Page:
Friedrich Dedekind (1524 – February 27, 1598) was a German humanist, theologian, and bookseller.
Born in Neustadt am Rübenberge, he was educated at the universities of Marburg (1543) and Wittenberg, where he studied theology. At Wittenberg, his talents were recognized by Philipp Melanchthon. As magister, he became in 1575 a minister and inspector of churches in Lüneburg.
He wrote plays and in later years became involved in mediating theological disputes.
He died on February 27, 1598 at Lüneburg.
Dedekind was the author of Grobianus et Grobiana: sive, de morum simplicitate, libri tres (Cologne, 1558). This work had first been published in 1549 as Grobianus, but it appeared with additions known as Grobiana in 1554.
A poem in Latin elegiac verse, it was first published in two books in 1549, and revised form and enlarged to three books in 1552. Dedekind's work had an immense popularity across Continental Europe.
The work describes the fictional Saint Grobian as a counselor who teaches men on how to avoid bad manners, gluttony, and drunkenness.
Dedekind's work appeared in England in 1605 as The Schoole of Slovenrie: Or, Cato turnd wrong side outward, published by one "R.F.". The "Schoole" was imagined as a place where one was instructed to use one's greasy fingers to grab at the nicest portions of any dish and snatch food belonging to fellow diners. Holding back the desire to urinate, fart, and vomit is taught to be bad for one's health; thus, one has to indulge freely in all three activities.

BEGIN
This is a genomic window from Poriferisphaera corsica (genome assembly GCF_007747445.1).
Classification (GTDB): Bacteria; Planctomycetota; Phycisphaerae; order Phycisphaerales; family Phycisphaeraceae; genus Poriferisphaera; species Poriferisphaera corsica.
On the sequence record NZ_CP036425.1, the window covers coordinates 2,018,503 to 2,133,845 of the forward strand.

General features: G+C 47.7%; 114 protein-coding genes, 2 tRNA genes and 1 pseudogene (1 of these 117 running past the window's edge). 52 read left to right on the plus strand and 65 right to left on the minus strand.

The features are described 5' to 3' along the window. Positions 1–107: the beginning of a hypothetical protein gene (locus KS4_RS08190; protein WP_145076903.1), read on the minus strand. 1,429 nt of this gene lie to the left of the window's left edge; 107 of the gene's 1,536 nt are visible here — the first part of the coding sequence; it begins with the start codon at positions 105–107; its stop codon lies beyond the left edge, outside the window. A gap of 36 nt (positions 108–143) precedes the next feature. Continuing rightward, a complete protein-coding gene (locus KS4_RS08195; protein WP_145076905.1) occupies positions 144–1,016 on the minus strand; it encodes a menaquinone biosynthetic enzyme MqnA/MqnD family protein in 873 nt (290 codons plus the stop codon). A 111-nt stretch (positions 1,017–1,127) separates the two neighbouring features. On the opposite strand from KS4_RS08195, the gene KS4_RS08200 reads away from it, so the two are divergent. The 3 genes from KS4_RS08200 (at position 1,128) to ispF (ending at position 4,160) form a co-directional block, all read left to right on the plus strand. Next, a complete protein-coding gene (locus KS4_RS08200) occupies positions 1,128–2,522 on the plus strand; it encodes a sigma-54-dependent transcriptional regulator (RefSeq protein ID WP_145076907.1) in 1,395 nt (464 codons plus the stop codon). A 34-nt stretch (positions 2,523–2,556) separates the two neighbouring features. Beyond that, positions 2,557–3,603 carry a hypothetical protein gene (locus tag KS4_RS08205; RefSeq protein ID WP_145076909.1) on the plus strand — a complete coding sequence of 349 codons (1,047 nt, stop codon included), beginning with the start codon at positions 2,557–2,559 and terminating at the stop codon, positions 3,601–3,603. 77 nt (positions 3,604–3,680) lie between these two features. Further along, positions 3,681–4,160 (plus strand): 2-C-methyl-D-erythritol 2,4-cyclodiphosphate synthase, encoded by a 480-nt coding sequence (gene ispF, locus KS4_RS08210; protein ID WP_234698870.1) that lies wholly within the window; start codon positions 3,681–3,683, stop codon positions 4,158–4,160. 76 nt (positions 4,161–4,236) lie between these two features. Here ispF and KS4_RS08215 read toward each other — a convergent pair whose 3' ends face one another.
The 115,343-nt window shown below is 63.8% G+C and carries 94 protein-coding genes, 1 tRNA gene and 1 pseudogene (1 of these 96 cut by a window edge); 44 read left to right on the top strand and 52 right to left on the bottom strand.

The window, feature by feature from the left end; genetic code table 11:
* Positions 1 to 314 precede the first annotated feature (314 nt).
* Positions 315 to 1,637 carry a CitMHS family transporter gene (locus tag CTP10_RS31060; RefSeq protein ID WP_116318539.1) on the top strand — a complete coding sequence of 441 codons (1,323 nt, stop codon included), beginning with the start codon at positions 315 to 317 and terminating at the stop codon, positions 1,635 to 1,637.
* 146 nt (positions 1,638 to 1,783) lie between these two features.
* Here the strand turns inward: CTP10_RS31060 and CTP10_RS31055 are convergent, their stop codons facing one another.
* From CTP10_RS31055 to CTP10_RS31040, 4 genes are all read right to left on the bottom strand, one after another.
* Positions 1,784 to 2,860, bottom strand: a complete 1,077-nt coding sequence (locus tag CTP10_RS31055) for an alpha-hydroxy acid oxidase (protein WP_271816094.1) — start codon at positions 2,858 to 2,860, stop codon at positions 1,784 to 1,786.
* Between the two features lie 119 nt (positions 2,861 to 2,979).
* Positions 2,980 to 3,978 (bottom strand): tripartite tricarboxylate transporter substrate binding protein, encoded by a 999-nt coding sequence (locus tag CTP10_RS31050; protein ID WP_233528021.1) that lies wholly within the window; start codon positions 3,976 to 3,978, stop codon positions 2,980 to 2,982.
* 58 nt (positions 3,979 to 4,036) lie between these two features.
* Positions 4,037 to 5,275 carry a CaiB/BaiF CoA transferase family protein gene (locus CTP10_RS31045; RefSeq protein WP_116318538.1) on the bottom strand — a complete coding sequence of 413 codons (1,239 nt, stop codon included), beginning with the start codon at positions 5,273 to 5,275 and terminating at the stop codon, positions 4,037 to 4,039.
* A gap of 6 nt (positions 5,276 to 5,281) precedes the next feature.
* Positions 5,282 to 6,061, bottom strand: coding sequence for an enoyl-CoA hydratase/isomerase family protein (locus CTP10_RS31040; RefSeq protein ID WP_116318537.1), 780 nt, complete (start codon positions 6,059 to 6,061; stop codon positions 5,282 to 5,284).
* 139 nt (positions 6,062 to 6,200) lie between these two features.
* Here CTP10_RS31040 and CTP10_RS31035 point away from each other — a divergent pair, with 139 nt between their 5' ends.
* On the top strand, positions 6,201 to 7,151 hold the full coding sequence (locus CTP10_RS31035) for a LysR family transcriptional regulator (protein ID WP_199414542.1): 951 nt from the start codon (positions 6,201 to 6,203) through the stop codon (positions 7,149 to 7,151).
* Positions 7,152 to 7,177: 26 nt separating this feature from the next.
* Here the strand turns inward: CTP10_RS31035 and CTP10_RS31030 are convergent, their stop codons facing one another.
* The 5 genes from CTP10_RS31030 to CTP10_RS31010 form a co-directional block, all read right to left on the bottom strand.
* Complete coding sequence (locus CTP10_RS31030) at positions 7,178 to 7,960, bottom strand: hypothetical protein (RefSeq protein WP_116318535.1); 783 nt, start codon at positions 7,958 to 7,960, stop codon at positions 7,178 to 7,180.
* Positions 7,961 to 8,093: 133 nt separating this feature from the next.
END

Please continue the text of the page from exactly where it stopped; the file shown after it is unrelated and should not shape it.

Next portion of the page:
The work also inspired Thomas Dekker's The Guls Horne-Booke (1609).
The Portrait of Friedrich Dedekind was found in Hannover (2008) by: Eberhard Doll, hinden for more than 400 years under the front cover of his own personal Bible, at the Gottfried Whilhelm Leibniz Library. This portrait was painted in beautiful water colors and underneath, a hand-written autograph in Latin was dedicated to his elder son Euricius. Signed by Friedrich, Luneburg 1589.Der christliche Ritter ("The Christian Knight") (1576)
Papista conversus (1596)